d until the afternoon, when I rode out to the most advanced of the detached works covering the capital. I had with me Colburn, Key, and some other aides, with a small cavalry escort, and rode at once to Munson's Hill. About the time I reached thall my aides and orderlies with instructions to the troops coming in by the Alexandria and Central roads, retaining only Colburn with me. I borrowed three orderlies from some cavalry at hand, and, accompanied by them and Colburn, started across counColburn, started across country as rapidly as possible to reach the Langley road. By the time I reached that road the firing had ceased, with the exception of perhaps a dropping shot occasionally. It was after dark — I think there was moonlight — by the time I met the first I was stopped late night before last, returning to camp, and compelled to go to your office for the countersign. Lieut.-Col. Colburn, going to the city last night on important business requiring despatch, was stopped at this end of the bridge and
Salmon P. Chase (search for this): chapter 32
am Barney, Collector of the Port of New York, told Mr. Chase that Stanton and Wadsworth had advised him to leavMcClellan to command. It may here be noted that Mr. Chase was in error when, on Sept. 19, he said (Warden, pannounced Halleck's surrender to McClellan. While Mr. Chase was right enough in thus confessing the existence e city. He still shrank from an open rupture with Mr. Chase, Mr. Stanton, the majority of the Committee on the. Lincoln entered it knowing his men. He knew that Mr. Chase and Mr. Stanton were Presidential candidates, guidponsibility of the War Department for the position. Chase told him that any engineer officer would have done a Potomac. In his private diary (Warden, p. 459) Mr. Chase thus describes it: The Secretary of War came int soon came in, and, in answer to an inquiry from Mr. Chase, confirmed what Stanton had stated. General regreat the authors of this intrigue, Messrs. Stanton and Chase, when the result of it came, and I proposed the rest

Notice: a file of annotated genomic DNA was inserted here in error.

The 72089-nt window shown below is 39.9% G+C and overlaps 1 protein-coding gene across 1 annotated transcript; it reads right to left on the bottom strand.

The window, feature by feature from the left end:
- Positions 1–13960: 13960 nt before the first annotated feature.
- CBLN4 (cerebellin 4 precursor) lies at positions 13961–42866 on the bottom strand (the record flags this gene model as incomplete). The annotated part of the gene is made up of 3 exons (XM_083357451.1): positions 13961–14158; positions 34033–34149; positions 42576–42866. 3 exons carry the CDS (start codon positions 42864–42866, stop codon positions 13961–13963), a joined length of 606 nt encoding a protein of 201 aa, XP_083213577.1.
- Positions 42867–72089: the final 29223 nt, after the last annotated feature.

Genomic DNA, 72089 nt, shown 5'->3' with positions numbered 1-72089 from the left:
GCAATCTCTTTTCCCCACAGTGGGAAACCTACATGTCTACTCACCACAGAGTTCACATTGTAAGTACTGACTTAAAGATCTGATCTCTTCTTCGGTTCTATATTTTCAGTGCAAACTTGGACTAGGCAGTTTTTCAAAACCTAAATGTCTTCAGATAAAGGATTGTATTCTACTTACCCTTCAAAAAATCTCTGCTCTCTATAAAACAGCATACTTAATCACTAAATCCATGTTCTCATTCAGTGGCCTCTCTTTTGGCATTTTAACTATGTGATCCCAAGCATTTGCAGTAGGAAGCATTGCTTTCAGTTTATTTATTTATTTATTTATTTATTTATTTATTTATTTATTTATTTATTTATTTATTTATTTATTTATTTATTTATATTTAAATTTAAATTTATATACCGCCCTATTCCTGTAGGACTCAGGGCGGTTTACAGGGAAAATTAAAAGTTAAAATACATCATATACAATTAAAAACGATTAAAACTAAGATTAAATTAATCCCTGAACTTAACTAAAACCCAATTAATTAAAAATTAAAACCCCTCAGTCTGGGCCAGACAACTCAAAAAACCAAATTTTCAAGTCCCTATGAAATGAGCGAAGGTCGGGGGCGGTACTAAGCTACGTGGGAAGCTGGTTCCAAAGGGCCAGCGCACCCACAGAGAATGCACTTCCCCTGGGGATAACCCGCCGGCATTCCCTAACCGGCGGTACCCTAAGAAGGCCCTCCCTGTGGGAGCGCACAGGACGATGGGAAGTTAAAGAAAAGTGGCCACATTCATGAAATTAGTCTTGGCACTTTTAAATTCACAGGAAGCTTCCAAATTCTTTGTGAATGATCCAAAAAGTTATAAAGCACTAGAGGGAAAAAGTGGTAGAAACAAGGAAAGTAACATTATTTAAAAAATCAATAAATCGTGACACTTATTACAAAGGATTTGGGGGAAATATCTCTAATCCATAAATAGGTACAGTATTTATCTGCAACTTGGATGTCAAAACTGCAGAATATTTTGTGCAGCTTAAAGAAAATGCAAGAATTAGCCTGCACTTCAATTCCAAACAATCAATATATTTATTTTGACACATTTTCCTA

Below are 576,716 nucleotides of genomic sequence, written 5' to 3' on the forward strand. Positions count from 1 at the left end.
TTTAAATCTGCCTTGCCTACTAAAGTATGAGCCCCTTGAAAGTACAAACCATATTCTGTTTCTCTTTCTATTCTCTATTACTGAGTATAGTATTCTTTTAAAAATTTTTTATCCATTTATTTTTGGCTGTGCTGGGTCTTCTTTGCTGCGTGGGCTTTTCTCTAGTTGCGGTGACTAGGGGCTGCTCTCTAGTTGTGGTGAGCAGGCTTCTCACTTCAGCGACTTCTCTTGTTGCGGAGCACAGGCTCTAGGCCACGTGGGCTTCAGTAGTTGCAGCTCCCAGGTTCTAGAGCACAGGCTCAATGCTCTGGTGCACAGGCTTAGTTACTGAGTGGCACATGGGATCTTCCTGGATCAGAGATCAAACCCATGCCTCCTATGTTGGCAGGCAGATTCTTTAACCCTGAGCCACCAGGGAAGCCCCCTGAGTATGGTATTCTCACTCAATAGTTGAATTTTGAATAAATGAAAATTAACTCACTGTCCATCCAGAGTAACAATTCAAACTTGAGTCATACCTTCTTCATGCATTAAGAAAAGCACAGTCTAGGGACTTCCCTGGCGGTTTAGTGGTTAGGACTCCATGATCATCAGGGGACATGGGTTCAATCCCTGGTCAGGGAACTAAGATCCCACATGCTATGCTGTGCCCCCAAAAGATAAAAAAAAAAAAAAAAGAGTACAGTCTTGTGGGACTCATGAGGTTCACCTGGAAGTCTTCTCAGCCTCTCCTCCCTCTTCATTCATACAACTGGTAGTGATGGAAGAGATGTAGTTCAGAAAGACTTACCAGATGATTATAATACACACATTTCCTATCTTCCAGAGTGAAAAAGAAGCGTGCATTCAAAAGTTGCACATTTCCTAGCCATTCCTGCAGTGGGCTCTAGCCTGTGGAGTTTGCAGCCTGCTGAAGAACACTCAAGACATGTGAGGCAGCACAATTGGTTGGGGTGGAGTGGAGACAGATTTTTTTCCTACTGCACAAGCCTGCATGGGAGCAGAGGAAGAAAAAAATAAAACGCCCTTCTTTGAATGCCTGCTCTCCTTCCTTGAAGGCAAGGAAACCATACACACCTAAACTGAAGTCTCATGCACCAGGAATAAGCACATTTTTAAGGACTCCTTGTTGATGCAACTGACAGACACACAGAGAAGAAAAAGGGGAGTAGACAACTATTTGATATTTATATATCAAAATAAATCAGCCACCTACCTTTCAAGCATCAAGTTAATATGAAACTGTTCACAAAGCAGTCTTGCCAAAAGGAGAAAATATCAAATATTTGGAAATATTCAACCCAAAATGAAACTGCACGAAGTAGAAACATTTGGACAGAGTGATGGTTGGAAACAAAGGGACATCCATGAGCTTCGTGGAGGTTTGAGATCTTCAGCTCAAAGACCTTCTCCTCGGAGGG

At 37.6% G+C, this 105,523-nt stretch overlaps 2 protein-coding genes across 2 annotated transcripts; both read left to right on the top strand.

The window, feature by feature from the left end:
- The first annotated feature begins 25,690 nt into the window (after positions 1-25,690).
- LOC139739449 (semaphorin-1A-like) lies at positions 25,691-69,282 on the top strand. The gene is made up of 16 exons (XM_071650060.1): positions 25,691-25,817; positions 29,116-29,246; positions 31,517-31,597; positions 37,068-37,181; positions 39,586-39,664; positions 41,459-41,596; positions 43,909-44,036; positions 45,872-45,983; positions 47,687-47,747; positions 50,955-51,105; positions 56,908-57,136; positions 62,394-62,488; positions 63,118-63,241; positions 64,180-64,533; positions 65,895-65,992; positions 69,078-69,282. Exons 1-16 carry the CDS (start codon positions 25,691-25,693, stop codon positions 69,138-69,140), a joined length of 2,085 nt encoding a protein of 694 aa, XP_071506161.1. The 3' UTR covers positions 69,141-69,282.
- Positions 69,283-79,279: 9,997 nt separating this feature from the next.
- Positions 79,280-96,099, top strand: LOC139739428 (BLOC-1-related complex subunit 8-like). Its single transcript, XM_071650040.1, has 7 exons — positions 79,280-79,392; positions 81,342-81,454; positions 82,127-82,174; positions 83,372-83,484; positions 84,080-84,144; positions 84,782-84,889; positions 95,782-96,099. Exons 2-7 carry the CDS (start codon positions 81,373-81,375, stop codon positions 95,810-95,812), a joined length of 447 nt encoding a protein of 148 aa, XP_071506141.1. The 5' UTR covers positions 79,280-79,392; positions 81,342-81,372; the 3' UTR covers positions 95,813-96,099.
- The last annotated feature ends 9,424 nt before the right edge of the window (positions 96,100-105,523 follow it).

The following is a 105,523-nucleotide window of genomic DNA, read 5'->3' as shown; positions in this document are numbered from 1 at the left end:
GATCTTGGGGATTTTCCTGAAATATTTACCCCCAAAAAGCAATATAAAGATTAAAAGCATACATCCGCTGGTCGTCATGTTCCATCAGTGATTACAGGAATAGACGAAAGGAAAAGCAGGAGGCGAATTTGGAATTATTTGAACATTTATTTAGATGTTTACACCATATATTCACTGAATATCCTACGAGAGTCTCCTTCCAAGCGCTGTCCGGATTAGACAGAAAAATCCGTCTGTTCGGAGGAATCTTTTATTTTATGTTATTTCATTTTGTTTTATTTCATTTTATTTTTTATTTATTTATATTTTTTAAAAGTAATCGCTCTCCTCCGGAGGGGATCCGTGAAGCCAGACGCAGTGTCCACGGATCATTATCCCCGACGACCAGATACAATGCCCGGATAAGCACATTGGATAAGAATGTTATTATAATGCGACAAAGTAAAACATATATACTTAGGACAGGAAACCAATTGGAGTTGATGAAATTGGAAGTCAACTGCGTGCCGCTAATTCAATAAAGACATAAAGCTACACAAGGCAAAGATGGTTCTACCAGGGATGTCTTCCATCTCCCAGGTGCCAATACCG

A. E. Burnside (search for this): chapter 32
I know what my command and position are to be, and whether you still intend to place me in the command indicated in your first letter to me, and orally through Gen. Burnside at the Chickahominy, I cannot decide where I can be of most use. If your determination is unchanged I ought to go to Alexandria at once. Please define my posiand and do the best that could be done. The instant acceptance of this vast responsibility by McClellan puts at rest a falsehood published on the authority of Gen. Burnside, that McClellan proposed to make conditions, took time to consider, and finally only yielded to the persuasions of others in accepting the command. This story the Treasury; that he would gladly resign his place; but that he could not see who could do the work wanted as well as McClellan. I named Hooker, or Sumner, or Burnside, either of whom would do the work better. Mr. Gideon Welles, Secretary of the Navy, in his book, Lincoln and Seward, New York, 1874, page 194, says: At t